One of the game’s best defensive third basemen reaches free agency this winter in Chase Headley. Headley’s MVP-caliber 2012 season saw his offense reach lofty heights, but two years later that’s looking like an anomaly.
Headley’s only Gold Glove award came in that magical 2012 season, but he’s got a good chance at another one this year. By measure of Ultimate Zone Rating, Headley was the best defensive third baseman in baseball in 2014. If you prefer Defensive Runs Saved, Headley ranked third. He was a top ten defender in 2012 and ’13 as well, so it’s not just a one-year fluke.
Headley’s defense is a major contributor to his value, leading to roughly four wins above replacement in each of the last two seasons. His WAR ranks tenth among all third basemen for 2013-14, easily ahead of this offseason’s likely top-paid third baseman, Pablo Sandoval. At worst, Headley is Sandoval’s equal, but defense hasn’t caught up with offense in terms of free agent spending.
Headley hit .286/.376/.498 with 31 home runs for the Padres in 2012, despite playing half his games in San Diego. 19 of those home runs came in the season’s final two months. He hit .269/.343/.392 prior to that season and .246/.338/.387 since, and it’s not hard to see that one of these is not like the others. However, the switch-hitting Headley remains capable of a solid on-base percentage, posting a .371 OBP and walk rate near 13% in his 224 plate appearances for the Yankees this year. He is, on the whole, still an above average hitter.
Having been traded midseason, Headley is not eligible for a qualifying offer. Fellow free agents Sandoval and Hanley Ramirez will certainly require draft pick forfeiture, and perhaps Aramis Ramirez too, but Headley is free of that limitation.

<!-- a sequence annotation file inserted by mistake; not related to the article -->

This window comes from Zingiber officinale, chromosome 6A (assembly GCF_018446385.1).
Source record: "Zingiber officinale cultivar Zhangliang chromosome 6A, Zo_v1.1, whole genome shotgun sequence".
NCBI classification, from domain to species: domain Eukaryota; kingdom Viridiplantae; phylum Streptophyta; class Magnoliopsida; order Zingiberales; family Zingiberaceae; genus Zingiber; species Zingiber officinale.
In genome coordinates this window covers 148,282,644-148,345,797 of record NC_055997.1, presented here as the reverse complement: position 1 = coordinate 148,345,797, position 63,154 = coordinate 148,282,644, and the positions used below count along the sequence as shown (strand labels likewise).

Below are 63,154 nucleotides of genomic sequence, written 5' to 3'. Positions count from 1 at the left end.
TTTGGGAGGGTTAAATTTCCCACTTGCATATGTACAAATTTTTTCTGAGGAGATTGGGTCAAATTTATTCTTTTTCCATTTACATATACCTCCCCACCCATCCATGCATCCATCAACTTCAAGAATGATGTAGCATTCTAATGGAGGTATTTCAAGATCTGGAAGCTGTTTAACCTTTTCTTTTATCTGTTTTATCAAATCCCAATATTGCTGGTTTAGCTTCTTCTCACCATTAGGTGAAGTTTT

Prior to being traded to the Yankees, Headley hit an abysmal .229/.296/.355 for the Padres in 307 plate appearances. His Padres’ walk rate of 7.2% was well below his career norm.
Upon the trade, Tony Blengino of FanGraphs examined Headley’s batted ball profile, and it wasn’t promising. Headley was in “steady offensive decline,” wrote Blengino, who explained, “his decline in batted-ball production has been solely attributable to diminished fly ball authority.” Did Headley’s 224 plate appearances after the trade represent a reliable return to form? That will be a crucial question for offseason suitors.
Headley’s recent injury history may be perceived as a negative, though it could also be considered an explanation for his offensive struggles in the first half of the season. He received an epidural in June and avoided going on the DL for his back. After the epidural, Headley hit .273/.359/.400 in 312 plate appearances.
Headley was born in Colorado and resides in Tennessee with his family. The Headleys recently welcomed a new baby into the world, their second child. According to the Padres’ 2014 media guide, Headley played varsity baseball and basketball all four years in high school in Colorado, and was also valedictorian. He began college at University of the Pacific in California and later transferred to the University of Tennessee, where his older brother was attending.
According to a profile by MLB.com’s Corey Brock in January 2013, Headley owns a large farm in Western Kentucky and has a passion for bow hunting. A religious man since his freshman year in high school, Headley told Mark E. Darnall and Bruce A. Darnall in 2012, “My goal is to have Jesus be the center of everything.”
Any team without an established, reliable third baseman could consider Headley this offseason. Given the uncertainty that comes with Alex Rodriguez, a return to the Yankees is possible. The Red Sox, Astros, Royals, Brewers, Giants, Blue Jays, and Nationals could also seek help at third base, though some of those clubs might only want a short-term solution.
Headley’s competition on the free agent market will include Pablo Sandoval, Aramis Ramirez, and Hanley Ramirez. Whether Aramis Ramirez hits the open market could be a big factor for Headley, as well as whether Hanley Ramirez signs as a third baseman. The trade market could feature Luis Valbuena, Trevor Plouffe, and Pedro Alvarez.
Headley has never had a multiyear deal in his career, and I think he’ll value long-term security this offseason. The question is whether he signs a three or four-year deal. A few potential comparables to consider are Shane Victorino’s three-year, $39MM deal from two years ago and Jhonny Peralta’s four-year, $53MM deal from last offseason. I think Headley will sign a four-year, $48MM deal.